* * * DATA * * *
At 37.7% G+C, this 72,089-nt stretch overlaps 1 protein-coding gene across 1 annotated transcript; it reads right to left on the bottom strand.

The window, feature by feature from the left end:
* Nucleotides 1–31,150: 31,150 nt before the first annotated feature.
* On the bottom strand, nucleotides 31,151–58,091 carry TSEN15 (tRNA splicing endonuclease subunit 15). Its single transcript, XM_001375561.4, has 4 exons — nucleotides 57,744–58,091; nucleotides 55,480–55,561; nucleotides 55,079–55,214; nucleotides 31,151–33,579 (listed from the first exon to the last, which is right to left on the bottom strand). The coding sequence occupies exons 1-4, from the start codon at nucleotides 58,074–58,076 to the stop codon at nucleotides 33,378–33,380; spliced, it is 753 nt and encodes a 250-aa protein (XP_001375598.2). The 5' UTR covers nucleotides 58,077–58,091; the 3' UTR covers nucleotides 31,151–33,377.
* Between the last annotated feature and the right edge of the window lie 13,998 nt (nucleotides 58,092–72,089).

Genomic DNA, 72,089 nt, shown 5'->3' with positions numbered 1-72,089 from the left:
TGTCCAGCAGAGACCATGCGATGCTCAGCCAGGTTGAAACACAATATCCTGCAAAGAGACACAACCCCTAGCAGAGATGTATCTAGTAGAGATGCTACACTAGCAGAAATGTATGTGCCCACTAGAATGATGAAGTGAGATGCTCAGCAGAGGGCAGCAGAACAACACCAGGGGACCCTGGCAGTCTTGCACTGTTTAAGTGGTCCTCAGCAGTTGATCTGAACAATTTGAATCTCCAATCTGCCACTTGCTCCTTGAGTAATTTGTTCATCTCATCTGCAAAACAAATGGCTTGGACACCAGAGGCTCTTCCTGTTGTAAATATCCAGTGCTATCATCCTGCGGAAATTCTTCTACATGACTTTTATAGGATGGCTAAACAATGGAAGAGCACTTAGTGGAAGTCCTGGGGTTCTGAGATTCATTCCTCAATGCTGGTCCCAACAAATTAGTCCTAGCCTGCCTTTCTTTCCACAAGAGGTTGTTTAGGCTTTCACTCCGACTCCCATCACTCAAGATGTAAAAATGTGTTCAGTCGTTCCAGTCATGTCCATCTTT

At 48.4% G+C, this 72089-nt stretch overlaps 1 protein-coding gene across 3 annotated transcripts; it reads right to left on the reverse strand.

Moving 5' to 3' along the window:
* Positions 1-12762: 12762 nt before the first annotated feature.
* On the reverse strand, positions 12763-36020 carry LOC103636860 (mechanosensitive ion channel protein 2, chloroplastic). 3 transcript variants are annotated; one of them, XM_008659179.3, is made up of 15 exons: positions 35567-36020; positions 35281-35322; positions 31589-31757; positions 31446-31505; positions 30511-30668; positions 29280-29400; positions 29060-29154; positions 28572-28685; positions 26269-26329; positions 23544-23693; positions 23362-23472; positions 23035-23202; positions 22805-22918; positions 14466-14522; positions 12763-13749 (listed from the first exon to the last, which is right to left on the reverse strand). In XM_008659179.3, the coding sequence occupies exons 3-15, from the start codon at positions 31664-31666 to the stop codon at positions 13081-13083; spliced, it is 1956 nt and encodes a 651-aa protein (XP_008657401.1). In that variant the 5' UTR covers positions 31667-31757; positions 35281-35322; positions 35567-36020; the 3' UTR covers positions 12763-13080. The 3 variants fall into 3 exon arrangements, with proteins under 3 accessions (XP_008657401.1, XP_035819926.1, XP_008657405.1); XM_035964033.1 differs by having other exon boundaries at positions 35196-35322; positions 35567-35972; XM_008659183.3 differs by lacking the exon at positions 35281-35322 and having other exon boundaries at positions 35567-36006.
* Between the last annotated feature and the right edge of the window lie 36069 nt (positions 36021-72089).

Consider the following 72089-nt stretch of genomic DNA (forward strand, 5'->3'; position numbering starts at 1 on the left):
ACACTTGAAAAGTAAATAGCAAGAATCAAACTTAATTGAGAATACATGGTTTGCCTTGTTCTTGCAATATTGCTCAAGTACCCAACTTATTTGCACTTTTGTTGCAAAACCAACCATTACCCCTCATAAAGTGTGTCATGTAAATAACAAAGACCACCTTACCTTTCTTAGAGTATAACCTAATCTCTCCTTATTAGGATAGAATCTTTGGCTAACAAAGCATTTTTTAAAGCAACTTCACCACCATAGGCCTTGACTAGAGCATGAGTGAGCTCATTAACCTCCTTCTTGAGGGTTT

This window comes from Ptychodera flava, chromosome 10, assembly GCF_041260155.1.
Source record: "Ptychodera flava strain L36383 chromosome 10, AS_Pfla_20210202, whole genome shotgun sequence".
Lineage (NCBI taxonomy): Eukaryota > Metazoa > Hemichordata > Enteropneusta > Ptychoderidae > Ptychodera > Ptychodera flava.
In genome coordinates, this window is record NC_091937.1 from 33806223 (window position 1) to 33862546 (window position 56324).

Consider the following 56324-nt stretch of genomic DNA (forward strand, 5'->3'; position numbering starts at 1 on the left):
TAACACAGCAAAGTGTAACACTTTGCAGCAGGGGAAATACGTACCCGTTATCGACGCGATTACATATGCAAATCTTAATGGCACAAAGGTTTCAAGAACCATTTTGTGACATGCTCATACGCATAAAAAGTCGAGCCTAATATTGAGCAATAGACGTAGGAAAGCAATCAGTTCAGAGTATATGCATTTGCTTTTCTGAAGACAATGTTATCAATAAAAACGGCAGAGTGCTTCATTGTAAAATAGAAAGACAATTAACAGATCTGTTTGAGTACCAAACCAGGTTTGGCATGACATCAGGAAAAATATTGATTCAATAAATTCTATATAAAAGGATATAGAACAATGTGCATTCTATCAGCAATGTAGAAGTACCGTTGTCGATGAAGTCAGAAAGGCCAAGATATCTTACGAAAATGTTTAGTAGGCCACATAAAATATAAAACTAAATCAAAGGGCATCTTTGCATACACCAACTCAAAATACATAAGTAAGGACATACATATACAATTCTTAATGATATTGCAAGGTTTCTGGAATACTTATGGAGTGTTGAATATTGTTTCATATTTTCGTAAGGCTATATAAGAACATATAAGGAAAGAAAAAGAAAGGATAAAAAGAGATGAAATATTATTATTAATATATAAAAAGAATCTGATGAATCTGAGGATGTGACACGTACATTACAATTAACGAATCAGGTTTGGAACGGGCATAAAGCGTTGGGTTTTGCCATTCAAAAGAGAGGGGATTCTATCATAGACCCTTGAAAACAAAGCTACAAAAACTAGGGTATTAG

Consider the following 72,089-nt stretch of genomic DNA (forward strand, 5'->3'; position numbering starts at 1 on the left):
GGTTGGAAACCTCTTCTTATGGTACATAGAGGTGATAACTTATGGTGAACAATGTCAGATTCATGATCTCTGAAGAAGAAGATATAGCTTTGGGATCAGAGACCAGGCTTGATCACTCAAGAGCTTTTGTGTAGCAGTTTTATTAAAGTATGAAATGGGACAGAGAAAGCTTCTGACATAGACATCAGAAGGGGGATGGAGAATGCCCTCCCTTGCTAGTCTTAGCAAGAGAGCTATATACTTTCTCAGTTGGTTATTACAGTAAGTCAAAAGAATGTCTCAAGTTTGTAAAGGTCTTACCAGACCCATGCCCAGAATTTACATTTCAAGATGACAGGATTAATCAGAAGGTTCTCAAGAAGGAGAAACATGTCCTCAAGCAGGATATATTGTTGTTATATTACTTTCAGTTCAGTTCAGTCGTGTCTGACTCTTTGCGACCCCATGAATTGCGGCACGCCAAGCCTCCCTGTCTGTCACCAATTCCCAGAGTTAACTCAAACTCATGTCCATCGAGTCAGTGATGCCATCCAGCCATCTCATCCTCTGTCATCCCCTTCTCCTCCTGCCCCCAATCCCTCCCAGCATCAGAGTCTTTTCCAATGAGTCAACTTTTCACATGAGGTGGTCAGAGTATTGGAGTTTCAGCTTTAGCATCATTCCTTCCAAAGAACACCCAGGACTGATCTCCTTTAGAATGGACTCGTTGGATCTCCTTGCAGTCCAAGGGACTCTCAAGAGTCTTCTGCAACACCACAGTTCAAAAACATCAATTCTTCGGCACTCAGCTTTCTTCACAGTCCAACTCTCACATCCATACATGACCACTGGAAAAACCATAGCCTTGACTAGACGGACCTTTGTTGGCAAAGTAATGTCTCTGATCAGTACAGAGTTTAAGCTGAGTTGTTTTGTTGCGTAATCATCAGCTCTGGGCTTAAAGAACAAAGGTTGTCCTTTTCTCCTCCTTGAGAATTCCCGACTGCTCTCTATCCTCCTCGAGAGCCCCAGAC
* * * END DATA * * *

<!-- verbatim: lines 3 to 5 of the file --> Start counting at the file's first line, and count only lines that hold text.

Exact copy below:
* Nucleotides 1–31,150: 31,150 nt before the first annotated feature.
* On the bottom strand, nucleotides 31,151–58,091 carry TSEN15 (tRNA splicing endonuclease subunit 15). Its single transcript, XM_001375561.4, has 4 exons — nucleotides 57,744–58,091; nucleotides 55,480–55,561; nucleotides 55,079–55,214; nucleotides 31,151–33,579 (listed from the first exon to the last, which is right to left on the bottom strand). The coding sequence occupies exons 1-4, from the start codon at nucleotides 58,074–58,076 to the stop codon at nucleotides 33,378–33,380; spliced, it is 753 nt and encodes a 250-aa protein (XP_001375598.2). The 5' UTR covers nucleotides 58,077–58,091; the 3' UTR covers nucleotides 31,151–33,377.
* Between the last annotated feature and the right edge of the window lie 13,998 nt (nucleotides 58,092–72,089).